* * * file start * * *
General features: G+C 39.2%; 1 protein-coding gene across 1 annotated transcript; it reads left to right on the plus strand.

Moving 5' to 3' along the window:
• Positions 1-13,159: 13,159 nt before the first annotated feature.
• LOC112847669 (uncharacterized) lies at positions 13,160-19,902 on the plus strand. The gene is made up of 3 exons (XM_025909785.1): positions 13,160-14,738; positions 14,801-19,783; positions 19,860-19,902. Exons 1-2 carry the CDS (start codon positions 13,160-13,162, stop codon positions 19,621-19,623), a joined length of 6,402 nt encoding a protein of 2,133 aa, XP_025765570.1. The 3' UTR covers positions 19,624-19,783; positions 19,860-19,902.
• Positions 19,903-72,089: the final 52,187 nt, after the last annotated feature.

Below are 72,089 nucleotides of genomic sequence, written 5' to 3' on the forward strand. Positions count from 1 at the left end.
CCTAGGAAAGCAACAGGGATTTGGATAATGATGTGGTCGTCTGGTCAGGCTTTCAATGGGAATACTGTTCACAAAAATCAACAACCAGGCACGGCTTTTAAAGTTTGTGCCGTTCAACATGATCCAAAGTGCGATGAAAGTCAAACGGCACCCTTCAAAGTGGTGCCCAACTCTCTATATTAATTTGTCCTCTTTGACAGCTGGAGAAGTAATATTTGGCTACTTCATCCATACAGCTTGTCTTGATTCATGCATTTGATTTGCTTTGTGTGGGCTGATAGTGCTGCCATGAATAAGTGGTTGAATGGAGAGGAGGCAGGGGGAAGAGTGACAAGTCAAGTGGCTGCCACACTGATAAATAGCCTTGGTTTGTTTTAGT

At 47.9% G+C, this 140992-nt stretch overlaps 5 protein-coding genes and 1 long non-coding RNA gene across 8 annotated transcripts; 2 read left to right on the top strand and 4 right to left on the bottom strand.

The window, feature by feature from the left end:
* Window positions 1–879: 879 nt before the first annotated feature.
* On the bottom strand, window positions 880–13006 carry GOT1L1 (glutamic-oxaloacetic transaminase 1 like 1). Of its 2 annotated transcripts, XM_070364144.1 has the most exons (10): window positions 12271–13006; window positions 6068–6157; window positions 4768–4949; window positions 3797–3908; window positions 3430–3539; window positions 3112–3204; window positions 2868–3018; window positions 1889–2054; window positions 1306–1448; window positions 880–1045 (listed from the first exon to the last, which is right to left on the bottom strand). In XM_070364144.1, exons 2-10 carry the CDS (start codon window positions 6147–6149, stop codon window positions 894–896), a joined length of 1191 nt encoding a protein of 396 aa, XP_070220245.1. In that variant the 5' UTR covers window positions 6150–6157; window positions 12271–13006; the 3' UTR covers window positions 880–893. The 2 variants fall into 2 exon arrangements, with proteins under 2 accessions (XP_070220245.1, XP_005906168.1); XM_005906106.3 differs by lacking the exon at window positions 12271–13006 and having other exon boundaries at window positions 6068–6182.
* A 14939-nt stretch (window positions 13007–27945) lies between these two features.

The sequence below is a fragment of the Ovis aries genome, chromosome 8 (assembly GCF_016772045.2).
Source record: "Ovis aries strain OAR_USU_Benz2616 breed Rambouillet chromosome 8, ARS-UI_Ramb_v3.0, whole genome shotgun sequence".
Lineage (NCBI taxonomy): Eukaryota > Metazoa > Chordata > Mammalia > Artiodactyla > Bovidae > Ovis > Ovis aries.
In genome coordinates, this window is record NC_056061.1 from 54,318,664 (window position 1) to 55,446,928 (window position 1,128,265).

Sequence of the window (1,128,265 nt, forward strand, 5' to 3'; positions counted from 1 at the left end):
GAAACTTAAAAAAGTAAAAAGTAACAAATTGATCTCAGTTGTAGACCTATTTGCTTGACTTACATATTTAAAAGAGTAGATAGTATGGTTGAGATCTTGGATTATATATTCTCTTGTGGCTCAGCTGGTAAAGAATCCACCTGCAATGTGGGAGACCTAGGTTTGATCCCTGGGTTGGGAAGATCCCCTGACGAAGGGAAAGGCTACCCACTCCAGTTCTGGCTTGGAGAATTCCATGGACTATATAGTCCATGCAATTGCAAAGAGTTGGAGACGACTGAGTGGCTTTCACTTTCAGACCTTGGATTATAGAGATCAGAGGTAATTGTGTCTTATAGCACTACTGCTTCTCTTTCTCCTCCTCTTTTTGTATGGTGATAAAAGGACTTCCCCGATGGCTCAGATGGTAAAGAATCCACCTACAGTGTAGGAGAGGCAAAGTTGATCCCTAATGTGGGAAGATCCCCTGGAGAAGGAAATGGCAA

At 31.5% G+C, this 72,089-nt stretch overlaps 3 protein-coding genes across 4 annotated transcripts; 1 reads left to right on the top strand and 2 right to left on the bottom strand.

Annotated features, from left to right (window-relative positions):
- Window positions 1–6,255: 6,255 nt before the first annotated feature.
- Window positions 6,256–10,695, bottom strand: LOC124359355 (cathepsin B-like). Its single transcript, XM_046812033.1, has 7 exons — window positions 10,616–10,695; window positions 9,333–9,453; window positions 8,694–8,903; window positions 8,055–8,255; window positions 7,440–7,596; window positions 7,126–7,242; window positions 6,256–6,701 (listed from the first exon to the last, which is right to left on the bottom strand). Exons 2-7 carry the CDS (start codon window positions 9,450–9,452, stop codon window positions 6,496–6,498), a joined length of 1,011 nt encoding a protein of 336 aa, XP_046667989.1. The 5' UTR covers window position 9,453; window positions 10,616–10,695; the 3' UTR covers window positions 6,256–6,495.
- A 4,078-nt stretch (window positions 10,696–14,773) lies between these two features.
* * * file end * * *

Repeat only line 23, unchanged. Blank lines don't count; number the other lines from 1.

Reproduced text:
- A 4,078-nt stretch (window positions 10,696–14,773) lies between these two features.